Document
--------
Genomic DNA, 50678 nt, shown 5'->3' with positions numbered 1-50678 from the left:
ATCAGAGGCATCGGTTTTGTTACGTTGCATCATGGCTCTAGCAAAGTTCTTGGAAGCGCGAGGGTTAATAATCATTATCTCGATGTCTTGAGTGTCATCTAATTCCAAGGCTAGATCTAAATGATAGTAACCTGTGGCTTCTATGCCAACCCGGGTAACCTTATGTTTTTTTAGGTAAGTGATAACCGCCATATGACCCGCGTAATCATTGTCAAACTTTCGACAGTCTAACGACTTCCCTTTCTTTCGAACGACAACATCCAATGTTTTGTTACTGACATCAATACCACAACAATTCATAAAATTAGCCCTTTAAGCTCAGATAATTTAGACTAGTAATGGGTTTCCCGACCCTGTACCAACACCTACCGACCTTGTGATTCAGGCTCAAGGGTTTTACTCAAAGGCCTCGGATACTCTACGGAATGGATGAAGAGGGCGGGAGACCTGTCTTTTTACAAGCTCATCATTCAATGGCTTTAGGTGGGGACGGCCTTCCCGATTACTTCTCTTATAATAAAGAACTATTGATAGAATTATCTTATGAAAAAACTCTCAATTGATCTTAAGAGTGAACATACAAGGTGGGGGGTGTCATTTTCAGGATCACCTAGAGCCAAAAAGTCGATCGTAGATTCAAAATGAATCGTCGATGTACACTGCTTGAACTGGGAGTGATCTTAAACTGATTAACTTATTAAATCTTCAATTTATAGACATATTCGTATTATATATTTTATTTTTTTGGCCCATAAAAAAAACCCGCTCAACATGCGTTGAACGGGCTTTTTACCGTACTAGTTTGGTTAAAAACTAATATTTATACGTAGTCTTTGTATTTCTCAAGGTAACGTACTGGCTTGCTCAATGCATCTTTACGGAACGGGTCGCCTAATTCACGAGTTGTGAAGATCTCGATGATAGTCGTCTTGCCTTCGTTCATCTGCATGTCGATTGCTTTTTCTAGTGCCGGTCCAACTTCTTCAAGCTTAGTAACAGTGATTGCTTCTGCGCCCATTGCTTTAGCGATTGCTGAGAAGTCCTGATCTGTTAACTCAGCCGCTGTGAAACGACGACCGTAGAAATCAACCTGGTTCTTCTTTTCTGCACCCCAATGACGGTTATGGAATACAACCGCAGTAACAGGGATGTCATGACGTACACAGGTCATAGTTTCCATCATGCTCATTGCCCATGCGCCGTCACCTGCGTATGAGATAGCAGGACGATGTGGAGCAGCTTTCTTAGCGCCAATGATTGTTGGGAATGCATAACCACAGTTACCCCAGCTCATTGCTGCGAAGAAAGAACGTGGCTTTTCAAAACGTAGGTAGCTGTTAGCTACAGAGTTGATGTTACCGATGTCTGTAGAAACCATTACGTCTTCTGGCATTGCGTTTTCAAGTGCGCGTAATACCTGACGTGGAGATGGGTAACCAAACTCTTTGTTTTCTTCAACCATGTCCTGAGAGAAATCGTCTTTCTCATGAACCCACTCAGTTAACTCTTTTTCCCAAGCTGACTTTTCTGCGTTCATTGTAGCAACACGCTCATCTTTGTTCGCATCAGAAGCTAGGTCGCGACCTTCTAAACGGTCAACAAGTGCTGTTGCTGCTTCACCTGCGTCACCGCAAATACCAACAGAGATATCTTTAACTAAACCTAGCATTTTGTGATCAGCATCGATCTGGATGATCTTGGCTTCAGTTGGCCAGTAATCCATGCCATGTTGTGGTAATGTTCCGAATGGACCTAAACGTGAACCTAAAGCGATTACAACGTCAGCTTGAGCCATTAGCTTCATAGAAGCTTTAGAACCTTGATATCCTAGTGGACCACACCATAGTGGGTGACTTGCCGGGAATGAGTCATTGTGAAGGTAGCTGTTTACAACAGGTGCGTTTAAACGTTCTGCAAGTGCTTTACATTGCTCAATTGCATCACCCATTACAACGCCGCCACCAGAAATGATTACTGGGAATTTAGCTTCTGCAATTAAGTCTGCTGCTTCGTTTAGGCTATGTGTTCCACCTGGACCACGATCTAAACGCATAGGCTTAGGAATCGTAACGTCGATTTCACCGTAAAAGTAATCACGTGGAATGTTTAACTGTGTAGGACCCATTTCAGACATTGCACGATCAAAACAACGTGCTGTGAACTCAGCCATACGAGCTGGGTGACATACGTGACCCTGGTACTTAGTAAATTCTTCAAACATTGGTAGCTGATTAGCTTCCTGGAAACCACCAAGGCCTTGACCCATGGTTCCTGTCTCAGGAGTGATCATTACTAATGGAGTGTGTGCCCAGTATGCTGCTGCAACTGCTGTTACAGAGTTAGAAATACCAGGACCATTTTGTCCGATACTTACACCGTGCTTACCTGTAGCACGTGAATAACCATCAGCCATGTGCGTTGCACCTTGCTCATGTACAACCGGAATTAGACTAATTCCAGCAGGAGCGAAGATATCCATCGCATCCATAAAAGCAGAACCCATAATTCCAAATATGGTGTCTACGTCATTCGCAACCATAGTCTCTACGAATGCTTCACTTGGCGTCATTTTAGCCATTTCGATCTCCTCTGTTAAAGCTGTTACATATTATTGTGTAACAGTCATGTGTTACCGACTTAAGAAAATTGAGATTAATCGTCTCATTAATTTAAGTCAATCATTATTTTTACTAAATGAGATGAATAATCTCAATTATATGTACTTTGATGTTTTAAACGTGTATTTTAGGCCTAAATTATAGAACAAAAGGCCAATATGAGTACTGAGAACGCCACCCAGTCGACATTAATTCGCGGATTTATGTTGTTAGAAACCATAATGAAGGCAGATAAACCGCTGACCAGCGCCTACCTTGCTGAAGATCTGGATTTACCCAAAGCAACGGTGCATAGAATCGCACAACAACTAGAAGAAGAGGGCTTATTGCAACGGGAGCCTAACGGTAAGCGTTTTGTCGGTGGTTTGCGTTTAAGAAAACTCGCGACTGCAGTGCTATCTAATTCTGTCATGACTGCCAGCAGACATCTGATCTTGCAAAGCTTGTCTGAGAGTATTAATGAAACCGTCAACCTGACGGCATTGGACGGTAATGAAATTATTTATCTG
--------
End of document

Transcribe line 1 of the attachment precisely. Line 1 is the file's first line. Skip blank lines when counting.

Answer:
Genomic DNA, 50678 nt, shown 5'->3' with positions numbered 1-50678 from the left: